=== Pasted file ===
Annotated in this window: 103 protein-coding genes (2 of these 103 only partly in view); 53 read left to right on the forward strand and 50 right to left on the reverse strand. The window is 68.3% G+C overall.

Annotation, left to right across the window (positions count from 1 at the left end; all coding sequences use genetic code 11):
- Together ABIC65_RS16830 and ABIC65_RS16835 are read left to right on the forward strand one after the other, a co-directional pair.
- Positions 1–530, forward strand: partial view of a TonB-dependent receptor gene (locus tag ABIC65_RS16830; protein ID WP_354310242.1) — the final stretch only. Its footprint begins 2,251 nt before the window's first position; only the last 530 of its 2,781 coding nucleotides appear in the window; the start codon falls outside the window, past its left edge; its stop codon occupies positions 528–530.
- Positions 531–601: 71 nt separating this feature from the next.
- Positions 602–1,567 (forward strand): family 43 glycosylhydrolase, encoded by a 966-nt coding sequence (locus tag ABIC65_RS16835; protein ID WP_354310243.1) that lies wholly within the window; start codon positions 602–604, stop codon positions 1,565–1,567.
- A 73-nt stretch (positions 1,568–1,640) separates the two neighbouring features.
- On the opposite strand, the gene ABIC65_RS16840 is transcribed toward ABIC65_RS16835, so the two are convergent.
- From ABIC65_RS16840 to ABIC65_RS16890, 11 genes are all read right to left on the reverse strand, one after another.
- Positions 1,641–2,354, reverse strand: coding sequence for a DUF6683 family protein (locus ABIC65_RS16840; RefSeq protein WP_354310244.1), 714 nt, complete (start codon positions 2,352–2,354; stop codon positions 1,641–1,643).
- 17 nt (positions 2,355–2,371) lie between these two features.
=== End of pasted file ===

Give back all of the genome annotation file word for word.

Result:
Annotated in this window: 103 protein-coding genes (2 of these 103 only partly in view); 53 read left to right on the forward strand and 50 right to left on the reverse strand. The window is 68.3% G+C overall.

Annotation, left to right across the window (positions count from 1 at the left end; all coding sequences use genetic code 11):
- Together ABIC65_RS16830 and ABIC65_RS16835 are read left to right on the forward strand one after the other, a co-directional pair.
- Positions 1–530, forward strand: partial view of a TonB-dependent receptor gene (locus tag ABIC65_RS16830; protein ID WP_354310242.1) — the final stretch only. Its footprint begins 2,251 nt before the window's first position; only the last 530 of its 2,781 coding nucleotides appear in the window; the start codon falls outside the window, past its left edge; its stop codon occupies positions 528–530.
- Positions 531–601: 71 nt separating this feature from the next.
- Positions 602–1,567 (forward strand): family 43 glycosylhydrolase, encoded by a 966-nt coding sequence (locus tag ABIC65_RS16835; protein ID WP_354310243.1) that lies wholly within the window; start codon positions 602–604, stop codon positions 1,565–1,567.
- A 73-nt stretch (positions 1,568–1,640) separates the two neighbouring features.
- On the opposite strand, the gene ABIC65_RS16840 is transcribed toward ABIC65_RS16835, so the two are convergent.
- From ABIC65_RS16840 to ABIC65_RS16890, 11 genes are all read right to left on the reverse strand, one after another.
- Positions 1,641–2,354, reverse strand: coding sequence for a DUF6683 family protein (locus ABIC65_RS16840; RefSeq protein WP_354310244.1), 714 nt, complete (start codon positions 2,352–2,354; stop codon positions 1,641–1,643).
- 17 nt (positions 2,355–2,371) lie between these two features.